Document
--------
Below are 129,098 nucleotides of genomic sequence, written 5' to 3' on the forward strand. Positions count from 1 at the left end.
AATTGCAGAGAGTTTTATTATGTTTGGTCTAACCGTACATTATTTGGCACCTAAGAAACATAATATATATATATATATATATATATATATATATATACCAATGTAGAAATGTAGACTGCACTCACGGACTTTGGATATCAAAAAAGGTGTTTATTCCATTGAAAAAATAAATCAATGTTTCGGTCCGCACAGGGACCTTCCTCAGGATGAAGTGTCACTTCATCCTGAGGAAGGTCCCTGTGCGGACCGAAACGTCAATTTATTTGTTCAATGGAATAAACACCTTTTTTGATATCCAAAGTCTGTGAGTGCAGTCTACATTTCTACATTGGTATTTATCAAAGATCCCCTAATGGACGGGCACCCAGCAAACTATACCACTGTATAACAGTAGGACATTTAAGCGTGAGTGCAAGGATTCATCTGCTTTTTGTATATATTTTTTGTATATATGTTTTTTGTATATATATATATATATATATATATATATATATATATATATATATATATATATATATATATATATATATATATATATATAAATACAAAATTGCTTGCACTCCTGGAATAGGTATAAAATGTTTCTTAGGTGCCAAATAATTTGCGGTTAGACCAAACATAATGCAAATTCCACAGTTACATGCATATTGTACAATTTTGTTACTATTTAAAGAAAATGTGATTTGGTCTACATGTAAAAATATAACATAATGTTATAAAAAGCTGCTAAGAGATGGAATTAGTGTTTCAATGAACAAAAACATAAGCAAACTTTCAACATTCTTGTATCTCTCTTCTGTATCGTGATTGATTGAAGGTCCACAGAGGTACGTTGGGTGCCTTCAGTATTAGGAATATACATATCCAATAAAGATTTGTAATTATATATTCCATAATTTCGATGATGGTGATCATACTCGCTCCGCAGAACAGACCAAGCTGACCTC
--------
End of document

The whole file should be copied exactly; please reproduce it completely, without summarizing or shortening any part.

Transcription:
Below are 129,098 nucleotides of genomic sequence, written 5' to 3' on the forward strand. Positions count from 1 at the left end.
AATTGCAGAGAGTTTTATTATGTTTGGTCTAACCGTACATTATTTGGCACCTAAGAAACATAATATATATATATATATATATATATATATATATATACCAATGTAGAAATGTAGACTGCACTCACGGACTTTGGATATCAAAAAAGGTGTTTATTCCATTGAAAAAATAAATCAATGTTTCGGTCCGCACAGGGACCTTCCTCAGGATGAAGTGTCACTTCATCCTGAGGAAGGTCCCTGTGCGGACCGAAACGTCAATTTATTTGTTCAATGGAATAAACACCTTTTTTGATATCCAAAGTCTGTGAGTGCAGTCTACATTTCTACATTGGTATTTATCAAAGATCCCCTAATGGACGGGCACCCAGCAAACTATACCACTGTATAACAGTAGGACATTTAAGCGTGAGTGCAAGGATTCATCTGCTTTTTGTATATATTTTTTGTATATATGTTTTTTGTATATATATATATATATATATATATATATATATATATATATATATATATATATATATATATATATATATATATATATATAAATACAAAATTGCTTGCACTCCTGGAATAGGTATAAAATGTTTCTTAGGTGCCAAATAATTTGCGGTTAGACCAAACATAATGCAAATTCCACAGTTACATGCATATTGTACAATTTTGTTACTATTTAAAGAAAATGTGATTTGGTCTACATGTAAAAATATAACATAATGTTATAAAAAGCTGCTAAGAGATGGAATTAGTGTTTCAATGAACAAAAACATAAGCAAACTTTCAACATTCTTGTATCTCTCTTCTGTATCGTGATTGATTGAAGGTCCACAGAGGTACGTTGGGTGCCTTCAGTATTAGGAATATACATATCCAATAAAGATTTGTAATTATATATTCCATAATTTCGATGATGGTGATCATACTCGCTCCGCAGAACAGACCAAGCTGACCTC